When the full horrors of Auschwitz and other concentration camps became known after the defeat of Adolph Hitler and his murderous horde of Nazis, the world vowed never again that such a heinous crime against humanity should be allowed to happen.
Anti-Semitism is Back
Yet in 2020, the 75th anniversary of the liberation of Auschwitz, the spectre of anti-Semitism is once again casting its ugly shadow in too many European countries. The sad fact is that even today, being a Jew can get you harassed, or even killed.
One example can be found in France. French Yellow Vest protests that began against a proposed fuel-tax hike began to air anti-Semitic strains such as “dirty Jew.”
French philosopher Bernard-Henri Levy took to the radio airwaves in February 2019 to call the Yellow Vest movement out.
“We, unfortunately, cannot say that anti-Semitism is on the margins of the movement,” Lévy told Europe 1 Radio. “It is the heart of the movement … That doesn’t mean that the movement is intrinsically anti-Semitic, but it does mean that it is time for them to come forward strongly to say, ‘Not in our name,’ not like they are doing now: ‘Yes, OK, but…’ There are no buts.”
Orban’s Obsession with George Soros
And in Hungary, Hungarian-American philanthropist George Soros has been pilloried by Prime Minister Viktor Orban and his populist nationalist government. Soros was accused of wanting to pour migrants — mostly Muslim — into Hungary, becoming a convenient scapegoat to foment fear and further support for Orban. Anti-Soros activism and portrayals often use anti-Semitic tropes to demonize him such as portraying him as a grand manipulator behind the scenes and a cynical, heartless opportunist who wants to destroy pure, Christian nations.
Never mind that Soros was born in Budapest, survived the Holocaust and has spent hundreds of millions of dollars to fund school meals, establish a university and contributed to numerous human rights proposals in the country.
The EU Fundamental Rights Agency survey distributed to 16,000 Jews in 12 European countries at the end of 2018 found that 90 percent of respondents felt anti-Semitism was on the rise in their respective countries. Further, 30 percent reported direct harassment.
Outrage Over Belgian Parade Float
In Belgium, the ages-old Jewish stereotype was recently resurrected when a carnival float depicted Orthodox Jews sitting on bags of money.
“It is unthinkable that these images are paraded in European streets,” fumed EU Commission spokesperson Margaritis Schinas. Nevertheless, the float was paraded.
It wasn’t supposed to be like this. Anti-Semitism was supposed to be, if not eliminated, at least pushed far from its traditional roots in civilized society. What happened?
Why is Anti-Semitism Returning in Europe?
Many factors combined to spur the resurgence of hatred toward Jews. First, anti-Semitism never really went away. It was held in check once the barbarity of six million Jews being fed into the ovens of German concentration camps in the Second World War became public.
But time has eroded some of the horror and survivors of the camps have died.
As well, the world has cracked and in political terms that means the politics of consensus, of a left and right without strife, is broken. The extremists hitherto relegated to the fringe have managed to slither through into the mainstream.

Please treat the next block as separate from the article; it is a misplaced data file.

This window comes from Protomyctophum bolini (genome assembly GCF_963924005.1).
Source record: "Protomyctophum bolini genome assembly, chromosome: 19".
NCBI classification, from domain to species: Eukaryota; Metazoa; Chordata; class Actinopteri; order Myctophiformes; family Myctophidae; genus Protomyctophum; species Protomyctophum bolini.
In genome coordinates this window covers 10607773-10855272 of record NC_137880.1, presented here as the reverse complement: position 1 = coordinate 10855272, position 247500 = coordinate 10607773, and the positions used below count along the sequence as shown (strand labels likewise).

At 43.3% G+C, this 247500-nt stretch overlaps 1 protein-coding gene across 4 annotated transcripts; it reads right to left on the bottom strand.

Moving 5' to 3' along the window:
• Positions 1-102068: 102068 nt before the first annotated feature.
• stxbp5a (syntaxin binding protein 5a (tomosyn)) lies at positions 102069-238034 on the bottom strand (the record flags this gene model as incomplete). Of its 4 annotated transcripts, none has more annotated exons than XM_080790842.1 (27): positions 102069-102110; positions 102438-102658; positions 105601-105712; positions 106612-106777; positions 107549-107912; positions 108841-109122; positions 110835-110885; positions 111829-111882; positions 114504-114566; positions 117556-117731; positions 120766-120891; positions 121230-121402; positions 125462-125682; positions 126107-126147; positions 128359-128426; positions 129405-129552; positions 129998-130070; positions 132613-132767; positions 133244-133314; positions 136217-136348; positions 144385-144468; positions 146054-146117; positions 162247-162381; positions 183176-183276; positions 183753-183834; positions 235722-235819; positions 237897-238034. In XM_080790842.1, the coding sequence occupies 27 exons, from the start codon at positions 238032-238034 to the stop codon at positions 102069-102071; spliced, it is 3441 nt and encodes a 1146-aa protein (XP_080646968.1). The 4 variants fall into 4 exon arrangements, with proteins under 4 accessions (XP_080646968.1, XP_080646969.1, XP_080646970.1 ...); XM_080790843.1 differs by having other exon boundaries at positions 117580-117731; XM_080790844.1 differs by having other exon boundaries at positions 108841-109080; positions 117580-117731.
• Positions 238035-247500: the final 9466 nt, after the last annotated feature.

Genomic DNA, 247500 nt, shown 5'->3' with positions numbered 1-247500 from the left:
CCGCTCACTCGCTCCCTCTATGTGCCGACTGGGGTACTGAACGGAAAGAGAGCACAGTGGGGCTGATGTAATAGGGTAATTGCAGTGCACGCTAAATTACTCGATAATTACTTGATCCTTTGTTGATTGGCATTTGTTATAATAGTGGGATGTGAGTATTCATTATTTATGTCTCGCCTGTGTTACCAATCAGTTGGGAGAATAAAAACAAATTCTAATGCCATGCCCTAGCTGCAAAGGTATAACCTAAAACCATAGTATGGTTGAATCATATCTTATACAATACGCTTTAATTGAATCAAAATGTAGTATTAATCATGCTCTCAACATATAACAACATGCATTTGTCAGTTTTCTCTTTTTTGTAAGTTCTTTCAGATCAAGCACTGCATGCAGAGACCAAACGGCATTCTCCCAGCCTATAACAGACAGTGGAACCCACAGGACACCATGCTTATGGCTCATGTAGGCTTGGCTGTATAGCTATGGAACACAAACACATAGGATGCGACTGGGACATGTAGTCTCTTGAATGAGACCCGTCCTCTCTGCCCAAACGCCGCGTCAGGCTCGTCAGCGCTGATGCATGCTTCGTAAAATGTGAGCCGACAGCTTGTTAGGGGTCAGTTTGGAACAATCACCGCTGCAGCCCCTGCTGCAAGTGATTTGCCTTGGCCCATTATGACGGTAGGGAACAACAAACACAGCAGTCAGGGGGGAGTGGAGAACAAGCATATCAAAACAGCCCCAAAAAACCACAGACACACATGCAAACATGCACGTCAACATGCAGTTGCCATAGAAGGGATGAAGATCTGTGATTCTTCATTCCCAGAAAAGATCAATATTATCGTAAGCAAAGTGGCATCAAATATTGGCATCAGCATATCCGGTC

Violence Against Jews On the Rise
In early 2019, figures revealed the emergence of violent attacks on Jews, with a 74 percent increase in France and, particularly disturbing because of its Nazi past, Germany noted a 60 percent rise.
In Malmo, Swedes rallied in protest of U.S. President Donald Trump’s move to make Jerusalem the capital of Israel and those in attendance threatened to “shoot the Jews.”
In Stockholm a speaker called Jews “apes and pigs.”
And then there is revisionist history, with some European countries downplaying their involvement with Nazi Germany.
Across the pond in the U.S., Trump has expressed his adoration for Israeli Prime Minister Benjamin Netanyahu, but has at the same time sought white nationalist support, saying the movement includes “some very fine people.” Furthermore, during his 2016 campaign which would ultimately land him in the White House, Trump put up a Twitter post that included an image of opponent Hillary Clinton and featured the Jewish Star of David and a large pile of money. That one tweet summed up the history of the persecution of Jews.
The Myth of Secret Jewish Ties to Money
For centuries, Jews have been negatively associated with money. “Jews, Money, Myth” was presented at the Jewish Museum London (England) about a year ago today. Through exhibits, it makes clear the myth of Jews and money that has persisted for 2,000 years.
In the Middle Ages, Christians were not allowed to lend money and charge interest. Jews were barred from owning land and so they lent money to Christians and inevitably, the myth of the rich Jew was reinforced. Too often, rather than pay what was owed, Christians instead used pogroms to eliminate the debt.
Earlier still, there was Judas, a Jew, accepting 30 pieces of silver to betray Christ according to the Christian Bible. So the story became how the Jews killed Christ, never mind that the other disciples and Christ himself were Jewish.
Even in literature, Shakespeare’s Shylock wanted his pound of flesh and Dickens’ Fagin was an evil Jewish pickpocket.
Appallingly portrayed as controlling, sinister and cruelly wealthy, the Jew remains a target today. The world must always be on guard lest anti-Semitism gain a terrifying foothold once again as it has done in the past.